AP’s race and ethnicity beat writer Jesse J. Holland was on vacation in Mississippi when a source called with a tip: New Orleans’ mayor was ordering the removal of the first of four Confederate-related statues in the middle of the night to avoid a racially-charged scene in the city.
Holland’s quick work to negotiate an exclusive on the monument’s removal, including an interview with the mayor, and photographer Gerald Herbert’s dramatic pre-dawn photos and video, earn the Beat of the Week.
The Liberty Place monument, a 35-foot granite obelisk, was erected to commemorate a deadly white supremacist uprising in 1874 that tried to topple a biracial Reconstruction government installed in New Orleans after the Civil War. Holland’s source, whom he knew from covering former President Barack Obama’s “My Brother’s Keeper” program, told him that Mayor Mitch Landrieu was going to have it removed in the middle of the night, the latest example in a movement to take down symbols of the Confederacy and the Jim Crow South.
Holland negotiated an exclusive in which the mayor would speak to the AP about the monument’s removal.
Holland, sitting in the Memphis airport after his flight back to Washington, D.C., had been canceled, contacted Landrieu and negotiated an exclusive in which the mayor would speak to the AP about his reasoning and timing for the monument’s removal. Holland then arranged for Herbert’s access, coordinating with Race and Ethnicity Editor Sonya Ross, in Washington, D.C., New Orleans correspondent Rebecca Santana and Deep South Editor Jim Van Anglen.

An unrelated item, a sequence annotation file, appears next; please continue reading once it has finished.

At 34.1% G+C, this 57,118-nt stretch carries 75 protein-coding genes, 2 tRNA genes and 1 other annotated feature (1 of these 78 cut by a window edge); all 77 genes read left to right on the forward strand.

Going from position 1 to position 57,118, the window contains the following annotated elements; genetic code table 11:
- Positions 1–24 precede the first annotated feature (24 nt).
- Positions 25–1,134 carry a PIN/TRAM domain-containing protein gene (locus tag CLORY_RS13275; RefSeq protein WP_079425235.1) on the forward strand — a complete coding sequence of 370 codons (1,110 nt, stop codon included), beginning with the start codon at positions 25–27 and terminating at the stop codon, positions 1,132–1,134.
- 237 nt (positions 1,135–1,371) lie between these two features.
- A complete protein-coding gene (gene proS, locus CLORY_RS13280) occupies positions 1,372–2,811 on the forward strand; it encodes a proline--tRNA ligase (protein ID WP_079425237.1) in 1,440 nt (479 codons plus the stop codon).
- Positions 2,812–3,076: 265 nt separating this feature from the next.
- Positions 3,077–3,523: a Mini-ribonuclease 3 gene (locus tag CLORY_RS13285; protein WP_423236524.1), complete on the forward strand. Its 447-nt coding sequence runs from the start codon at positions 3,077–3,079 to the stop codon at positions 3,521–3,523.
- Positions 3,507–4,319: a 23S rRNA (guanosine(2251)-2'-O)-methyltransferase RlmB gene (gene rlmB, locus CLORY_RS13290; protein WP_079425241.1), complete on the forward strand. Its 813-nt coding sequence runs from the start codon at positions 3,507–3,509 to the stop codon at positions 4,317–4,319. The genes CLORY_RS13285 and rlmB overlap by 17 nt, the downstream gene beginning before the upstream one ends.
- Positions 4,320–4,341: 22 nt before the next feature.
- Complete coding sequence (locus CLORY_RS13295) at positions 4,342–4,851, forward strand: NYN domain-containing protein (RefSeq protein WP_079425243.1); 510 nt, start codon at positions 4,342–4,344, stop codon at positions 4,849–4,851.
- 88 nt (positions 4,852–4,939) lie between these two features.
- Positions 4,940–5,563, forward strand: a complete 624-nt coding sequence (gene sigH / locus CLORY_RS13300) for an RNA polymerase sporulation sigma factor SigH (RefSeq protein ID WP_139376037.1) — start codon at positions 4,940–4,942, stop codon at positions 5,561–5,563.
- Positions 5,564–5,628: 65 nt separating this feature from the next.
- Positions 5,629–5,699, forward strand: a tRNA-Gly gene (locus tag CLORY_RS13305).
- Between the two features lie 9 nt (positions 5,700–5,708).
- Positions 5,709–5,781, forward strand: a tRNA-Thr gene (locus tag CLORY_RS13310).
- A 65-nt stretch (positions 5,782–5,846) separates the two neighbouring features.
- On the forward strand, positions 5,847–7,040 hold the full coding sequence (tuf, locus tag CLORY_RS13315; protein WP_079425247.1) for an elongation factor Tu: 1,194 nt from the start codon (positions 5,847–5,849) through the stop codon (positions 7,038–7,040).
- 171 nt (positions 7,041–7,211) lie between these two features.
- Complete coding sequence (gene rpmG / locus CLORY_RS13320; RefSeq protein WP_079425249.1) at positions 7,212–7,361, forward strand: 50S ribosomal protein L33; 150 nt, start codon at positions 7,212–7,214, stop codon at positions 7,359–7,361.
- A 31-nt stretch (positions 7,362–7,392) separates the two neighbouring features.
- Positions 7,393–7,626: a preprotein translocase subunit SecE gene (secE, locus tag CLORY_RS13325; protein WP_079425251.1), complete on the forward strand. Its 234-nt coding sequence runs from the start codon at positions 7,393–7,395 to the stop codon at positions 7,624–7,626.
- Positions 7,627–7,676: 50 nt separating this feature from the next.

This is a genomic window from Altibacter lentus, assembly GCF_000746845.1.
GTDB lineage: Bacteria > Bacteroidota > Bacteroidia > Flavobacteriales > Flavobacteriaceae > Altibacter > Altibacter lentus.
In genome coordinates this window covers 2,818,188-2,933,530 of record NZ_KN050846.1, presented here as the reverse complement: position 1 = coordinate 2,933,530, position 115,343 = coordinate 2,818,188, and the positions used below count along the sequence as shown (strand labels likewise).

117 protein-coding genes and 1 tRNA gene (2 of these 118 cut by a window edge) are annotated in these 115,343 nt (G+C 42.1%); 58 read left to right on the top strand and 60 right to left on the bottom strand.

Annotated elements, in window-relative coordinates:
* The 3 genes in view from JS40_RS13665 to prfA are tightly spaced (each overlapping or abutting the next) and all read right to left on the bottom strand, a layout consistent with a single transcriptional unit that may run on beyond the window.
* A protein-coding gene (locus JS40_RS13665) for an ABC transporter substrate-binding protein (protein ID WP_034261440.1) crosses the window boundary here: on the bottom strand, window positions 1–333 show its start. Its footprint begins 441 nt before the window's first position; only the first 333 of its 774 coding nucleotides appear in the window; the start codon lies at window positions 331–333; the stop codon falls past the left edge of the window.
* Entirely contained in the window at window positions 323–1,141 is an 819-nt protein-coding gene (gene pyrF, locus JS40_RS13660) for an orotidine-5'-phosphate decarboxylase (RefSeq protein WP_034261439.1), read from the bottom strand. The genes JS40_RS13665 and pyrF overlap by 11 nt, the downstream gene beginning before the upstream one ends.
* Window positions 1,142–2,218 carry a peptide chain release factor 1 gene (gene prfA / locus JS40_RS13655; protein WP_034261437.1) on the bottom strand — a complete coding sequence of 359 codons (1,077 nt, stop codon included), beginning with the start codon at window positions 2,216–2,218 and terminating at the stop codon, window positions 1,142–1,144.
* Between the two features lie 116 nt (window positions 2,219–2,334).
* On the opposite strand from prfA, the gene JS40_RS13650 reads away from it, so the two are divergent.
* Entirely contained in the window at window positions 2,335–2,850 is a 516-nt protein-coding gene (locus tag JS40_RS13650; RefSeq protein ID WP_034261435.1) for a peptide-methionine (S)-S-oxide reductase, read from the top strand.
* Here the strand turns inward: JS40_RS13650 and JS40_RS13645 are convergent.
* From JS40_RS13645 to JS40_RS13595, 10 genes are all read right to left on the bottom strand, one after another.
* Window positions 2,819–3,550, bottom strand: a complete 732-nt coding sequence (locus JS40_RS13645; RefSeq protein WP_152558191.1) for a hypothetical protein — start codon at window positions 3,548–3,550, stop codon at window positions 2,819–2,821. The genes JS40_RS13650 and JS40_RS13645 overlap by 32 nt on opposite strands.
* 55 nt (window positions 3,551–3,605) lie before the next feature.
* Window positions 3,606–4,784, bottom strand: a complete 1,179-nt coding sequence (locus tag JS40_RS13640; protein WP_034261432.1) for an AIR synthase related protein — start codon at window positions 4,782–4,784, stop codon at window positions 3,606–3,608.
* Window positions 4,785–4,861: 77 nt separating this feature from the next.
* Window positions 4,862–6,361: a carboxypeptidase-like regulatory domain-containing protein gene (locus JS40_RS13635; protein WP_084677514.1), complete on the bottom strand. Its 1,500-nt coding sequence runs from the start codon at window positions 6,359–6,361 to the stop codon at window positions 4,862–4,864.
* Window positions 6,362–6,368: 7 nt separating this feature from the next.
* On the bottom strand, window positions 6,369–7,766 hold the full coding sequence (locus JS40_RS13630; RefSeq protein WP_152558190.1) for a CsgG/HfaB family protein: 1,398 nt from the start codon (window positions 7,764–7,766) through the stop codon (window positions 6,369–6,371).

An AP NewsBreak moved in advance of the removal of the statue at 2 a.m. Newspapers in the city relied on Holland’s story. Herbert was able to capture the predawn removal – a crucial piece of the story as the images vividly showed the workers wearing bullet proof vests. He also contributed a description of the scene:
“The removal of the obelisk was carried out early in the morning because of death threats and fears of disruption from supporters of the monuments. The workers wore military-style helmets and had scarves over their faces. Police were on hand, with officers watching from atop a hotel parking garage.
“‘The statue was put up to honor the killing of police officers by white supremacists,’ Landrieu said. ‘Of the four that we will move, this statue is perhaps the most blatant affront to the values that make America and New Orleans strong today.’”
The story, images and video were widely used by major newspapers and networks. Newswhip showed that the story was used on more than 600 sites, and that there was more than 300,000 engagements on Facebook and 10,000 on Twitter.
For mobilizing quickly to ensure exclusive access to a moment that encapsulated America’s countinuing efforts to grapple with race and its own history, Holland and Herbert win this week’s $500 prize.